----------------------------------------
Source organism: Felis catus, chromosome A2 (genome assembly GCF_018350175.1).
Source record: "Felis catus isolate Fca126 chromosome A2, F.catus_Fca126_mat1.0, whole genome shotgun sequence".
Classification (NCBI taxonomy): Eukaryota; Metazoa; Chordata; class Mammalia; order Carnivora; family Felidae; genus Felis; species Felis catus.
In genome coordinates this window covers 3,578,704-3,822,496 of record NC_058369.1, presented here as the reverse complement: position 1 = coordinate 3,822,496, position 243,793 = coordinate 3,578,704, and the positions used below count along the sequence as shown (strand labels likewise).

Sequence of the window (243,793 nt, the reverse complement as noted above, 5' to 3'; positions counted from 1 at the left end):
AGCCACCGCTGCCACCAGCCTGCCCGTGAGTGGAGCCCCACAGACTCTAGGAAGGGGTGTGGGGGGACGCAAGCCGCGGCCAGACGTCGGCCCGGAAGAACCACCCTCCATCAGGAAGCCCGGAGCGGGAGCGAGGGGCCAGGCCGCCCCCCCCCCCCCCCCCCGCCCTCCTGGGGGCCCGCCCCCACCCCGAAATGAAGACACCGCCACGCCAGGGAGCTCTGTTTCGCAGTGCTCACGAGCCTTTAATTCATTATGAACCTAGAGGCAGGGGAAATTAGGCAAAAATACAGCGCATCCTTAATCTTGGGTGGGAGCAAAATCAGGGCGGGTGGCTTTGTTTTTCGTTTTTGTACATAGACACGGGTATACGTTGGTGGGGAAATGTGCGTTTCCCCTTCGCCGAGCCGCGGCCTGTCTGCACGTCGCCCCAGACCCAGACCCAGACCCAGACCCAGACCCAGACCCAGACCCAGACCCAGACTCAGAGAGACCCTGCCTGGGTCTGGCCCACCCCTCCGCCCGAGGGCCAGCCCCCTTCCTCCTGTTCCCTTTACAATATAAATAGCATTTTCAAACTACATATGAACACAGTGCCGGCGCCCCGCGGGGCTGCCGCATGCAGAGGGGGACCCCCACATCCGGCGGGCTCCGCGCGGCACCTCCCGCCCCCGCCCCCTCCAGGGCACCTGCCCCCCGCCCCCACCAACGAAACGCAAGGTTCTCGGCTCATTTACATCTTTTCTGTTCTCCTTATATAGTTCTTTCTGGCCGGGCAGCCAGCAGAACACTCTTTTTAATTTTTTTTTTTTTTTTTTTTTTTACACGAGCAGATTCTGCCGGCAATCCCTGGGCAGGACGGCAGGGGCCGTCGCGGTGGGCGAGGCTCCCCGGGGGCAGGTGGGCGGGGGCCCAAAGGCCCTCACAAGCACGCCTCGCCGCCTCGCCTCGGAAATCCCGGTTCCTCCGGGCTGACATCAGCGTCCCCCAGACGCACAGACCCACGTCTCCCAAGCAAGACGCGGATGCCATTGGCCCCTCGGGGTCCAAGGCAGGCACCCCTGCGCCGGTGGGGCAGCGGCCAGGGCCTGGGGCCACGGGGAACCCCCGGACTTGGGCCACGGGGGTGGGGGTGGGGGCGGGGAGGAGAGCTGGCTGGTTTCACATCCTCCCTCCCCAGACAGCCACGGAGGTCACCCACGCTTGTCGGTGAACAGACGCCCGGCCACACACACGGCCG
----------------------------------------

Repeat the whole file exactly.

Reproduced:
Source organism: Felis catus, chromosome A2 (genome assembly GCF_018350175.1).
Source record: "Felis catus isolate Fca126 chromosome A2, F.catus_Fca126_mat1.0, whole genome shotgun sequence".
Classification (NCBI taxonomy): Eukaryota; Metazoa; Chordata; class Mammalia; order Carnivora; family Felidae; genus Felis; species Felis catus.
In genome coordinates this window covers 3,578,704-3,822,496 of record NC_058369.1, presented here as the reverse complement: position 1 = coordinate 3,822,496, position 243,793 = coordinate 3,578,704, and the positions used below count along the sequence as shown (strand labels likewise).

Sequence of the window (243,793 nt, the reverse complement as noted above, 5' to 3'; positions counted from 1 at the left end):
AGCCACCGCTGCCACCAGCCTGCCCGTGAGTGGAGCCCCACAGACTCTAGGAAGGGGTGTGGGGGGACGCAAGCCGCGGCCAGACGTCGGCCCGGAAGAACCACCCTCCATCAGGAAGCCCGGAGCGGGAGCGAGGGGCCAGGCCGCCCCCCCCCCCCCCCCCCGCCCTCCTGGGGGCCCGCCCCCACCCCGAAATGAAGACACCGCCACGCCAGGGAGCTCTGTTTCGCAGTGCTCACGAGCCTTTAATTCATTATGAACCTAGAGGCAGGGGAAATTAGGCAAAAATACAGCGCATCCTTAATCTTGGGTGGGAGCAAAATCAGGGCGGGTGGCTTTGTTTTTCGTTTTTGTACATAGACACGGGTATACGTTGGTGGGGAAATGTGCGTTTCCCCTTCGCCGAGCCGCGGCCTGTCTGCACGTCGCCCCAGACCCAGACCCAGACCCAGACCCAGACCCAGACCCAGACCCAGACCCAGACTCAGAGAGACCCTGCCTGGGTCTGGCCCACCCCTCCGCCCGAGGGCCAGCCCCCTTCCTCCTGTTCCCTTTACAATATAAATAGCATTTTCAAACTACATATGAACACAGTGCCGGCGCCCCGCGGGGCTGCCGCATGCAGAGGGGGACCCCCACATCCGGCGGGCTCCGCGCGGCACCTCCCGCCCCCGCCCCCTCCAGGGCACCTGCCCCCCGCCCCCACCAACGAAACGCAAGGTTCTCGGCTCATTTACATCTTTTCTGTTCTCCTTATATAGTTCTTTCTGGCCGGGCAGCCAGCAGAACACTCTTTTTAATTTTTTTTTTTTTTTTTTTTTTTACACGAGCAGATTCTGCCGGCAATCCCTGGGCAGGACGGCAGGGGCCGTCGCGGTGGGCGAGGCTCCCCGGGGGCAGGTGGGCGGGGGCCCAAAGGCCCTCACAAGCACGCCTCGCCGCCTCGCCTCGGAAATCCCGGTTCCTCCGGGCTGACATCAGCGTCCCCCAGACGCACAGACCCACGTCTCCCAAGCAAGACGCGGATGCCATTGGCCCCTCGGGGTCCAAGGCAGGCACCCCTGCGCCGGTGGGGCAGCGGCCAGGGCCTGGGGCCACGGGGAACCCCCGGACTTGGGCCACGGGGGTGGGGGTGGGGGCGGGGAGGAGAGCTGGCTGGTTTCACATCCTCCCTCCCCAGACAGCCACGGAGGTCACCCACGCTTGTCGGTGAACAGACGCCCGGCCACACACACGGCCG